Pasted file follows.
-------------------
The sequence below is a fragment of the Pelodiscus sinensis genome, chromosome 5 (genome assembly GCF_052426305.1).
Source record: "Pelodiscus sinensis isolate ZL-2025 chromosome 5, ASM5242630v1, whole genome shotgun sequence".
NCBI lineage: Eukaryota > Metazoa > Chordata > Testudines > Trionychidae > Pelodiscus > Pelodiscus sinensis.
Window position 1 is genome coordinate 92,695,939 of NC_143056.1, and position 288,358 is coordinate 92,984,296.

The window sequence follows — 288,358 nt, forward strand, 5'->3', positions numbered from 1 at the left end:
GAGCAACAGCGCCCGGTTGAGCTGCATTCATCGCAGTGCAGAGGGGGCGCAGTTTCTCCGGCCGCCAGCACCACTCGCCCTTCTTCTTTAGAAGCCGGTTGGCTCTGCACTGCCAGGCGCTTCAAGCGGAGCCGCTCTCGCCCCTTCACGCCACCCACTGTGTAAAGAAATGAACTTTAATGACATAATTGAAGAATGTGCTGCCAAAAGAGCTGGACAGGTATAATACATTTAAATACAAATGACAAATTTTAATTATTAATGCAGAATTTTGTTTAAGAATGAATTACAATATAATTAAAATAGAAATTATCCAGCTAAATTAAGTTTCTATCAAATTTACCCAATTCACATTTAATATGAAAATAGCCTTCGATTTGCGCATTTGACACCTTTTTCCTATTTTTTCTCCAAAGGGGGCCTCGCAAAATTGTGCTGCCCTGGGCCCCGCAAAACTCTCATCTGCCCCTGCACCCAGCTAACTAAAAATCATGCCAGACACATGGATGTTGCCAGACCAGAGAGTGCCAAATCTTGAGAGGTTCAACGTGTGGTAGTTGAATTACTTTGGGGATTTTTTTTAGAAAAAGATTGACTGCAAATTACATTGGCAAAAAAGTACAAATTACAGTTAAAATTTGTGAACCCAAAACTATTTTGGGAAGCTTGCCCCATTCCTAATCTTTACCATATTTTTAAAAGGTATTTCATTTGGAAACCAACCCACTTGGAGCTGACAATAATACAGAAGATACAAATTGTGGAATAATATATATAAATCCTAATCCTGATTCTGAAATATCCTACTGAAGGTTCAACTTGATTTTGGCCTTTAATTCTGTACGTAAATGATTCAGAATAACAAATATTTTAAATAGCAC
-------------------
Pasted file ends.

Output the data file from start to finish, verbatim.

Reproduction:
The sequence below is a fragment of the Pelodiscus sinensis genome, chromosome 5 (genome assembly GCF_052426305.1).
Source record: "Pelodiscus sinensis isolate ZL-2025 chromosome 5, ASM5242630v1, whole genome shotgun sequence".
NCBI lineage: Eukaryota > Metazoa > Chordata > Testudines > Trionychidae > Pelodiscus > Pelodiscus sinensis.
Window position 1 is genome coordinate 92,695,939 of NC_143056.1, and position 288,358 is coordinate 92,984,296.

The window sequence follows — 288,358 nt, forward strand, 5'->3', positions numbered from 1 at the left end:
GAGCAACAGCGCCCGGTTGAGCTGCATTCATCGCAGTGCAGAGGGGGCGCAGTTTCTCCGGCCGCCAGCACCACTCGCCCTTCTTCTTTAGAAGCCGGTTGGCTCTGCACTGCCAGGCGCTTCAAGCGGAGCCGCTCTCGCCCCTTCACGCCACCCACTGTGTAAAGAAATGAACTTTAATGACATAATTGAAGAATGTGCTGCCAAAAGAGCTGGACAGGTATAATACATTTAAATACAAATGACAAATTTTAATTATTAATGCAGAATTTTGTTTAAGAATGAATTACAATATAATTAAAATAGAAATTATCCAGCTAAATTAAGTTTCTATCAAATTTACCCAATTCACATTTAATATGAAAATAGCCTTCGATTTGCGCATTTGACACCTTTTTCCTATTTTTTCTCCAAAGGGGGCCTCGCAAAATTGTGCTGCCCTGGGCCCCGCAAAACTCTCATCTGCCCCTGCACCCAGCTAACTAAAAATCATGCCAGACACATGGATGTTGCCAGACCAGAGAGTGCCAAATCTTGAGAGGTTCAACGTGTGGTAGTTGAATTACTTTGGGGATTTTTTTTAGAAAAAGATTGACTGCAAATTACATTGGCAAAAAAGTACAAATTACAGTTAAAATTTGTGAACCCAAAACTATTTTGGGAAGCTTGCCCCATTCCTAATCTTTACCATATTTTTAAAAGGTATTTCATTTGGAAACCAACCCACTTGGAGCTGACAATAATACAGAAGATACAAATTGTGGAATAATATATATAAATCCTAATCCTGATTCTGAAATATCCTACTGAAGGTTCAACTTGATTTTGGCCTTTAATTCTGTACGTAAATGATTCAGAATAACAAATATTTTAAATAGCAC